Fri 31 Oct 2008
Filed under: Inside Burma,News
Nine Burmese student activists, recently sentenced to six months imprisonment, were on Friday transferred from Insein prison in Rangoon to Ma U Pin prison in Irrawaddy Division.88 generation students – Min Ko Naing, Ko Ko Gyi, Hla Myo Naung, Htay Kywe, Mya Aye, Nyan Linn, Phyone Cho, Aung Thu, and Aung Naing – were transferred on Friday morning to Ma U Pin prison after being sentenced to six month prison terms by the Insein prison court on Wednesday.“They were taken away this morning to Ma U Pin prison. It is confirmed that they have been transferred to Ma U Pin,” a family member of Aung Naing told Mizzima.
“They were seen wearing blue prison uniforms and were handcuffed and taken away in a prison van. It is strange that they were transferred, and when I inquired, eyewitnesses said the whole group was taken away,” the family member said.
When contacted by Mizzima, an official at Insein prison also confirmed that the students were relocated to Ma U Pin prison, but declined to give details of why they were transferred.
Aung Aung Tun, the brother of Ko Ko Gyi, said, “This morning I spoke to lawyer Aung Thein and he said it is confirmed that the students have been transferred. He said ‘we cannot worry about other court trials, we can only listen to what will happen to them’.”
On October 29, the student leaders complained that there was no fairness in their trial during a court session at the Northern District Court in Insein prison. The court then charged the students with contempt of court and sentenced them to six months prison.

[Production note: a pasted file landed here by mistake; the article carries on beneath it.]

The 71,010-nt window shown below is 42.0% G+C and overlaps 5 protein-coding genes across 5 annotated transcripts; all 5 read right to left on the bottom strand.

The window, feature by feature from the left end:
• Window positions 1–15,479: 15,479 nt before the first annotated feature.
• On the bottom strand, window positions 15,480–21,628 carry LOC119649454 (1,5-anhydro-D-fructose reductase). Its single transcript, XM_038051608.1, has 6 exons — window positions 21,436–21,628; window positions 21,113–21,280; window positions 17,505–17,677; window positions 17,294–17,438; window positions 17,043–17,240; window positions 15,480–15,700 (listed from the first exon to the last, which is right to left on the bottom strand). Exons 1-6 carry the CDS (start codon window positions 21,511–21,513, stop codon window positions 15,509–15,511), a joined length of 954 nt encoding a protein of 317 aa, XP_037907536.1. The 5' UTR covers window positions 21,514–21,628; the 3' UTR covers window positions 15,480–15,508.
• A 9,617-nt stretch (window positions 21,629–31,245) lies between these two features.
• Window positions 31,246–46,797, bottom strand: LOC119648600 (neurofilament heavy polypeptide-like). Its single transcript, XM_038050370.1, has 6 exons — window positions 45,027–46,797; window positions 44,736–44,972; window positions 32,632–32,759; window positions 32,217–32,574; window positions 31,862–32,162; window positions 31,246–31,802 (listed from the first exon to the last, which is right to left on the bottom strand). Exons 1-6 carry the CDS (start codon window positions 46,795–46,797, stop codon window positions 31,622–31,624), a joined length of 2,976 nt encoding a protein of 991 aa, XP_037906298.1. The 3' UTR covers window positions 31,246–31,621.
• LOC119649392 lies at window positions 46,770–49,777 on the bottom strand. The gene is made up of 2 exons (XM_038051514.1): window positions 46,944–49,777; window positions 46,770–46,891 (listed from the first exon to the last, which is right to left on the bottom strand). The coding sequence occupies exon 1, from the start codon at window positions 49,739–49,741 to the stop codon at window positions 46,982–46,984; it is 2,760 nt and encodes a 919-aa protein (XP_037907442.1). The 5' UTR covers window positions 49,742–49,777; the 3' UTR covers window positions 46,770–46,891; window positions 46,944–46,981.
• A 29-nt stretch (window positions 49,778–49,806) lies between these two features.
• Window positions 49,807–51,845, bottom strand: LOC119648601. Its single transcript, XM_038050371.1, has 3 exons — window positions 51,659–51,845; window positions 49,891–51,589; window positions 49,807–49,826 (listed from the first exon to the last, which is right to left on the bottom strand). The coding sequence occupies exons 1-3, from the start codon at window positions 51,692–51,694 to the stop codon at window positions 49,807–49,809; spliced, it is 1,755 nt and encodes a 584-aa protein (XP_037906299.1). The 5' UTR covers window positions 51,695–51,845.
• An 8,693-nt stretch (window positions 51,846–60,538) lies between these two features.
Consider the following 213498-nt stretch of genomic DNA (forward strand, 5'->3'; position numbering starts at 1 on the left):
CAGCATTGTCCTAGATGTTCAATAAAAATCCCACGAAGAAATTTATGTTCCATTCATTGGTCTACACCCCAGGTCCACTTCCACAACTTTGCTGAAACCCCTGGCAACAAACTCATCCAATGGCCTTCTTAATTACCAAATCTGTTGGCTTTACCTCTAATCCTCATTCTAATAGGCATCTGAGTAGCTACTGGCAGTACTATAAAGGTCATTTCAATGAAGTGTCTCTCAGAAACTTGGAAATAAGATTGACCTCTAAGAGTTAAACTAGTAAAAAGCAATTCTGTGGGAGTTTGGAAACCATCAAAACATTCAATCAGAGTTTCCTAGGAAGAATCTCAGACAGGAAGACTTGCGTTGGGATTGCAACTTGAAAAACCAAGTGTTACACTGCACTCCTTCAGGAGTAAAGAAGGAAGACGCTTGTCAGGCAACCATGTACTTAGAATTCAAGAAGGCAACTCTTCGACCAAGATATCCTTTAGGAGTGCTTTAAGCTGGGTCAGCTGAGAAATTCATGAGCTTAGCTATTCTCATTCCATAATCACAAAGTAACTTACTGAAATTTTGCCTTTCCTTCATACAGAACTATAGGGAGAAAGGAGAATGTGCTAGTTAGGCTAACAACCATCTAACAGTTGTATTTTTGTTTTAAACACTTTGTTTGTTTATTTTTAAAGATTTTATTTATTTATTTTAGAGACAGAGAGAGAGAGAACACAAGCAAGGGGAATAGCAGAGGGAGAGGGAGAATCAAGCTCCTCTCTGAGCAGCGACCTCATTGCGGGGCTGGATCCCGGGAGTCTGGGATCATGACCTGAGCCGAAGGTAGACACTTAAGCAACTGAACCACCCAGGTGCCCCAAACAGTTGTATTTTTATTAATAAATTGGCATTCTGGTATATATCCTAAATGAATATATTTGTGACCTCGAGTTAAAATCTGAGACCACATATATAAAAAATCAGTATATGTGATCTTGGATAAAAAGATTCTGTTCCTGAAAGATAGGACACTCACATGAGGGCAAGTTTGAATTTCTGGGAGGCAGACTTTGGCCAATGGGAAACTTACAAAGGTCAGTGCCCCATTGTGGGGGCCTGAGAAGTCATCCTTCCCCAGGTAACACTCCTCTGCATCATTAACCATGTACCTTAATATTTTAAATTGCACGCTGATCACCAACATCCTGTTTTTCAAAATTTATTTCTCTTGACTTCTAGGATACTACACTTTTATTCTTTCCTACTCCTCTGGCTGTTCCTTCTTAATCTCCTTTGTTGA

Family members of the students said they had been ready to go to Insein prison to attend the next court date of the students, scheduled for Saturday.
A family member of Min Ko Naing, who wished not to be identified, added they are worried over the transfer.
Meanwhile, Thaw Zin Min and Wai Lwin Myo, youth members of the National League for Democracy, and a Buddhist monk, Sandimar (a.k.a. Apulay), all arrested during the September 2007 protests, have reportedly staged a hunger strike in Insein prison.
A family member of Wai Lwin Myo said he refused to accept food supplies and was also denied a meeting with his mother, who, on October 27, visited the prison.
“Wai Lwin Myo’s mother on Monday went to the prison but she was not allowed to meet him and also unable to hand over the food that she brought for him,” the family member said.
The three have reportedly staged a hunger strike in demand of security for political prisoners and protection from criminal inmates, who frequently beat them.